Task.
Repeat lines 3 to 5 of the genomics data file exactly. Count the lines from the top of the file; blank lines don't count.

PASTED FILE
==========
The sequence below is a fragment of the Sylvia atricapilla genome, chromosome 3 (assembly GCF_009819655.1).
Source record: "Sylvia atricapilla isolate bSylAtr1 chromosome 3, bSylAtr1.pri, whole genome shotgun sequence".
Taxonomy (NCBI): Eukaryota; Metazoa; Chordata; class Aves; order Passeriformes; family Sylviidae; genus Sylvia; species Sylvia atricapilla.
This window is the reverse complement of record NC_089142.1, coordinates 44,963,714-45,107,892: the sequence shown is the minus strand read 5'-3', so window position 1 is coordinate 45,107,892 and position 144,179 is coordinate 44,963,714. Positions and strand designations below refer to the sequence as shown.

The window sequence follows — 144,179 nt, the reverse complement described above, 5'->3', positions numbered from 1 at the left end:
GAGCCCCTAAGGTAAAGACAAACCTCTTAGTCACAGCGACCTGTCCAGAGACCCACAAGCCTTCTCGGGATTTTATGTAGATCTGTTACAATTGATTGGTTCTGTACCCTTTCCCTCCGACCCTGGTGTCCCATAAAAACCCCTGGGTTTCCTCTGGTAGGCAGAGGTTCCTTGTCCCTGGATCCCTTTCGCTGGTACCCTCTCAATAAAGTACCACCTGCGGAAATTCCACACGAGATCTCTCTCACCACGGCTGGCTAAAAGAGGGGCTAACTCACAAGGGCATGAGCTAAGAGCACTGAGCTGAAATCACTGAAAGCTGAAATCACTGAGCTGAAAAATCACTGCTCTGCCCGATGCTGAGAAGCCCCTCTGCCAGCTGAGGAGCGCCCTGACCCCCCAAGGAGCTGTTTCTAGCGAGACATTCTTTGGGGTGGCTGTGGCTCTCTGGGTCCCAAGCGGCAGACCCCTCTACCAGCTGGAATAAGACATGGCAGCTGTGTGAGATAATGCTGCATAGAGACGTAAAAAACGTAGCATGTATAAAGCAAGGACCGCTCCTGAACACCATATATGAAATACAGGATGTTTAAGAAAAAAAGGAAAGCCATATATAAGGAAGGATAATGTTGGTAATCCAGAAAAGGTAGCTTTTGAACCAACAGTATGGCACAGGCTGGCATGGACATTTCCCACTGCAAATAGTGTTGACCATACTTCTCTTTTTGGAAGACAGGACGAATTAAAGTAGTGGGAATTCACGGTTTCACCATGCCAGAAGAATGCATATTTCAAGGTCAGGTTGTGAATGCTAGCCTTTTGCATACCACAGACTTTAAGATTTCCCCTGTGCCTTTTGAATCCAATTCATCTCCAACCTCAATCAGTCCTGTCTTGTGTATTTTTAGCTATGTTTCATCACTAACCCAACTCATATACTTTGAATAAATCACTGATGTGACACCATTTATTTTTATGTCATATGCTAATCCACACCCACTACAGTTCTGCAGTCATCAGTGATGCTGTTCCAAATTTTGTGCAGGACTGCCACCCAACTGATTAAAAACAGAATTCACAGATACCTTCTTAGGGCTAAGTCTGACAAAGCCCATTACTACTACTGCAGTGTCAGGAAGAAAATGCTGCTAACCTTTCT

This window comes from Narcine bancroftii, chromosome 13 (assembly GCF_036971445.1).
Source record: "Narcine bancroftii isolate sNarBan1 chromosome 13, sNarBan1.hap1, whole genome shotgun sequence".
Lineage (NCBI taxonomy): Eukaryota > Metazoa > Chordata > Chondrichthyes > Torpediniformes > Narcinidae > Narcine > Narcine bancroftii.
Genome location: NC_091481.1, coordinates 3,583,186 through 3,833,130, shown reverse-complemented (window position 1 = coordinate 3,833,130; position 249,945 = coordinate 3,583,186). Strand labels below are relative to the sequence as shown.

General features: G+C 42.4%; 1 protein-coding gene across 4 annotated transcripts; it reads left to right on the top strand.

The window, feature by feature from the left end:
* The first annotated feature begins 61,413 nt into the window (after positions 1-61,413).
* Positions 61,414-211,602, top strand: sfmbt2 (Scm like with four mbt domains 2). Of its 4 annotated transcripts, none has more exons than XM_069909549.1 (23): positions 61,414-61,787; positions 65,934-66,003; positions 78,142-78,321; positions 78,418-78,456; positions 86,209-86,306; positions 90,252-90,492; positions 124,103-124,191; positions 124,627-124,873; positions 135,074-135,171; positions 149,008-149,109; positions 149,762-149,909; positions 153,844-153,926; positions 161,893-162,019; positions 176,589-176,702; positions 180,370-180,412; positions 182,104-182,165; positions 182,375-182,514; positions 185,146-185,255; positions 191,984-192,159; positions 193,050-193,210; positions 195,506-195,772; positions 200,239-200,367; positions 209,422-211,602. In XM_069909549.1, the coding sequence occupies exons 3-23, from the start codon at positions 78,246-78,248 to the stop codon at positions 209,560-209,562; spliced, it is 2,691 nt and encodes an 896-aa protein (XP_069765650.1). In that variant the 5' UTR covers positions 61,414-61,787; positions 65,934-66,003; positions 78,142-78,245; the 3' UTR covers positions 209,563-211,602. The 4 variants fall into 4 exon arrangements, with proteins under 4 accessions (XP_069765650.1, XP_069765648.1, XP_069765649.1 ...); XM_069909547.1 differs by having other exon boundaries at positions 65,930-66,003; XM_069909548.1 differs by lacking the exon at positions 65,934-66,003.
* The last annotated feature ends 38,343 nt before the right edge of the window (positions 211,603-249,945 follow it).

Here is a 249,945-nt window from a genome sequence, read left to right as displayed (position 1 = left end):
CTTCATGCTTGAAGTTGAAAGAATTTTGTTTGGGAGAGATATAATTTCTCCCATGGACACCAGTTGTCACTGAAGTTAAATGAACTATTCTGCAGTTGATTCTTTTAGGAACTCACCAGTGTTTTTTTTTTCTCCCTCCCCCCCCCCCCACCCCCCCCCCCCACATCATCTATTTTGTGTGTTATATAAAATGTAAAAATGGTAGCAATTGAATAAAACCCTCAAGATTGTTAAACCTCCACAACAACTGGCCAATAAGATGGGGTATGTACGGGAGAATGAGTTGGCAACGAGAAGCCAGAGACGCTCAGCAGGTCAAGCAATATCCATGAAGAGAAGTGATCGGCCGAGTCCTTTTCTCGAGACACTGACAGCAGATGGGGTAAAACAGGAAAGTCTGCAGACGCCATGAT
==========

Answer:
Taxonomy (NCBI): Eukaryota; Metazoa; Chordata; class Aves; order Passeriformes; family Sylviidae; genus Sylvia; species Sylvia atricapilla.
This window is the reverse complement of record NC_089142.1, coordinates 44,963,714-45,107,892: the sequence shown is the minus strand read 5'-3', so window position 1 is coordinate 45,107,892 and position 144,179 is coordinate 44,963,714. Positions and strand designations below refer to the sequence as shown.

The window sequence follows — 144,179 nt, the reverse complement described above, 5'->3', positions numbered from 1 at the left end: